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Contactless Detection of Heart Rhythm with Smart Speakers


A group of researchers from the University of Washington found a way to acquire individual heartbeats through a smart speaker. Sending inaudible sounds out into a room from the speaker, heartbeats can be measured based on the way sounds are transmitted back to the speaker. 

The signal detected by the smart speakers was compared with a standard heartbeat monitor and the results are closely matched, both for healthy participants and cardiac patients. Heart rhythm analysis is important in the diagnosis and treatment of many cardiac problems, as well as in the study of heart rate variability in healthy people. This completely contactless new technology has some exciting applications in fields such as the diagnosis and monitoring of cardiac disease patients. 

What makes this finding more useful is that the speakers are able to monitor rhythms in heartbeat rather than just the heart rate. Doctors are more interested in heart rhythms because two people with the same heart rate can have very different heart conditions, which can be better captured in heart rhythms. For the same heart rate, one person may have a regular heart rhythm, while the other has an irregular heart rhythm, with beats randomly scattered across a minute but still averaging out to be the same heart rate. 

To detect heart rhythms, the key is to identify individual heartbeats. It starts when a person is sitting one to two feet away from the smart speaker, the system sends an inaudible sound to the targeted person, then this sound bounces back to the speaker. Any changes to the returned sound, the device’s algorithm can isolate movements on the person, such as the rise and fall from the breath. When you move around the room, the smart speakers are able to track where you are and continuously monitor the heartbeat, similar to the way your Google Assistant can find your voice even in a noisy room.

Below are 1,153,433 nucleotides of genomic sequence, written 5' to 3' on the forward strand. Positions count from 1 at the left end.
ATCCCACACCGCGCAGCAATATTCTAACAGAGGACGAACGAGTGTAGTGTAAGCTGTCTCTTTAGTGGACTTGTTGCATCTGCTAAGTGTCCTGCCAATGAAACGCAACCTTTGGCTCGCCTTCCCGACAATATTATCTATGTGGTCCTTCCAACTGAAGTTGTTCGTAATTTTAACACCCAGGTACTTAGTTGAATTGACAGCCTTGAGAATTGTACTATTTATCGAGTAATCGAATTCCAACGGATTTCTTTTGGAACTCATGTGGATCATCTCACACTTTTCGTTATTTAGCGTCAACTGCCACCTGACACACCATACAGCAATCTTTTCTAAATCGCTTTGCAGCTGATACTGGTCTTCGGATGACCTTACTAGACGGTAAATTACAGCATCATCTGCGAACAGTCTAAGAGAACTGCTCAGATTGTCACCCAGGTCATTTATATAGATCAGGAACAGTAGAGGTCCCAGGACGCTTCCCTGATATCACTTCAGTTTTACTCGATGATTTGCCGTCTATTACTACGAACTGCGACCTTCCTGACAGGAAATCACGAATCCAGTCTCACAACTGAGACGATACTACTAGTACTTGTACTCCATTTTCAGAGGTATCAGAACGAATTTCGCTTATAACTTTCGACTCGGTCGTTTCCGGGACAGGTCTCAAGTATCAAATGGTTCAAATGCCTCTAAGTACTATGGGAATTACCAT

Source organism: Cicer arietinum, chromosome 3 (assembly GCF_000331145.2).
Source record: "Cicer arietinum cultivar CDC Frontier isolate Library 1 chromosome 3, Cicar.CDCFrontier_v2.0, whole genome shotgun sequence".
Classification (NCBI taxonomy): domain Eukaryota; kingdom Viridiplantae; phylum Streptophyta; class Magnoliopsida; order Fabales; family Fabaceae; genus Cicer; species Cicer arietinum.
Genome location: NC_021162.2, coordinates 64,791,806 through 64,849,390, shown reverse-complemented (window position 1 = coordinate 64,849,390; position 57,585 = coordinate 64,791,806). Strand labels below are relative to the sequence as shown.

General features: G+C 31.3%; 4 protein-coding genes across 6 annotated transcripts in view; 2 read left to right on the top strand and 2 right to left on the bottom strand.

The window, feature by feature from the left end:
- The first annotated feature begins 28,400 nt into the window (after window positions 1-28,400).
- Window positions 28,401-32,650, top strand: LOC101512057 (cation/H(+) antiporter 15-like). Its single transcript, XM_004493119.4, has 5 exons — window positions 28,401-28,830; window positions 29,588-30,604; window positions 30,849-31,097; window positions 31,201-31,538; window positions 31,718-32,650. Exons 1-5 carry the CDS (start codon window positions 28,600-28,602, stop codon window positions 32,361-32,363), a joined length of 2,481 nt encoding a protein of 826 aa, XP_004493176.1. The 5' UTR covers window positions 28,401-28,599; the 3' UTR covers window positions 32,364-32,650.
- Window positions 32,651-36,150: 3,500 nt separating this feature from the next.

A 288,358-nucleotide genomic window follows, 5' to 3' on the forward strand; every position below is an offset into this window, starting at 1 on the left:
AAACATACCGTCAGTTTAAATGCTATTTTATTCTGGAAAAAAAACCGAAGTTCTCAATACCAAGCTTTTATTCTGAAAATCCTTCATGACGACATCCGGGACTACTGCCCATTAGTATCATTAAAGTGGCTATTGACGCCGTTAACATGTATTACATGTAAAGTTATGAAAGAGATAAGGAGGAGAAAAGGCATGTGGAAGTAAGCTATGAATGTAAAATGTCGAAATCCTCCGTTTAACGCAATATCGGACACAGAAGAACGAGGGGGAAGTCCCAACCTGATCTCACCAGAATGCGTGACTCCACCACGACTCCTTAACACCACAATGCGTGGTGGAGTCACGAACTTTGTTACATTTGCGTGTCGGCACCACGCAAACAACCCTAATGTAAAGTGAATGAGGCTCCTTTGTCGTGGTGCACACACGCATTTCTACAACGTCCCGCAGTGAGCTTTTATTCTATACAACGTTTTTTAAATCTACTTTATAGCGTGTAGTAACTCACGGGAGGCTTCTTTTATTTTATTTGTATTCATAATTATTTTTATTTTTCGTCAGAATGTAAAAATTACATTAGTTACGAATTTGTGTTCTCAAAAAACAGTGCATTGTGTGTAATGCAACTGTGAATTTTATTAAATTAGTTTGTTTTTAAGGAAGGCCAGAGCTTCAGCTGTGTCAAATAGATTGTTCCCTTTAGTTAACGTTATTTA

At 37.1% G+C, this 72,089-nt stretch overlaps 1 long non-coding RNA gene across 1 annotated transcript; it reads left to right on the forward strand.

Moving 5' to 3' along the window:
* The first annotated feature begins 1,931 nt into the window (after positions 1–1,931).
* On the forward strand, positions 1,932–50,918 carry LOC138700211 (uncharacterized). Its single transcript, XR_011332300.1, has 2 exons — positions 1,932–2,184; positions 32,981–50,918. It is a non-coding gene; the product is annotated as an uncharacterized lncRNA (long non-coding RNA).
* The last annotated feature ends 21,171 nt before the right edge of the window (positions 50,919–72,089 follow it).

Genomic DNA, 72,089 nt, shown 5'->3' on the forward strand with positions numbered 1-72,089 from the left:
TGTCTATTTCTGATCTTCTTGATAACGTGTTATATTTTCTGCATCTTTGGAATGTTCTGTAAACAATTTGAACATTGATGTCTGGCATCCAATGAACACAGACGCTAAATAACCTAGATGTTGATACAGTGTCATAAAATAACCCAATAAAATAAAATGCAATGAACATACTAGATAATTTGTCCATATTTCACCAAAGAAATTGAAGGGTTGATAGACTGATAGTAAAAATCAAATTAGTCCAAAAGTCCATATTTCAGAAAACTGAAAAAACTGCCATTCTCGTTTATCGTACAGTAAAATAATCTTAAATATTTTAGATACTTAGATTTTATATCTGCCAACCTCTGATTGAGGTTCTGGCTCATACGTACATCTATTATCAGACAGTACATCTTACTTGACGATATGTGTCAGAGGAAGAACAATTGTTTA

One of the challenges of the project is that the heartbeat signals are very small motions on the chest surface. To work around this issue, the researchers used machine learning techniques to help locate both regular and irregular heartbeats.

These smart speakers provide a low-cost test for heart rhythm disorders. Cardiac arrhythmias, which are more common than other well-known heart conditions, can cause major morbidities such as stroke. Since they are highly unpredictable in occurrence, having smart speakers to test heart rhythm frequently can be a game-changer for certain patients in terms of early diagnosis and management.

Currently, the system is set up for spot checks: if a person is concerned about their heart rhythm, they can sit in front of a smart speaker to get a reading.

The research team hopes that future versions could continuously monitor heart rates while people are asleep, something that could help doctors diagnose conditions such as sleep apnea.


E&T editorial staff 2021, Smart speakers use machine learning for contactless detection of heart rhythm, Engineering and Technology, viewed 6 April 2021,

Wang, A., Nguyen, D., Sridhar, A.R. et al. 2021, Using smart speakers to contactlessly monitor heart rhythms, Communications Biology, viewed 17 April 2021, 


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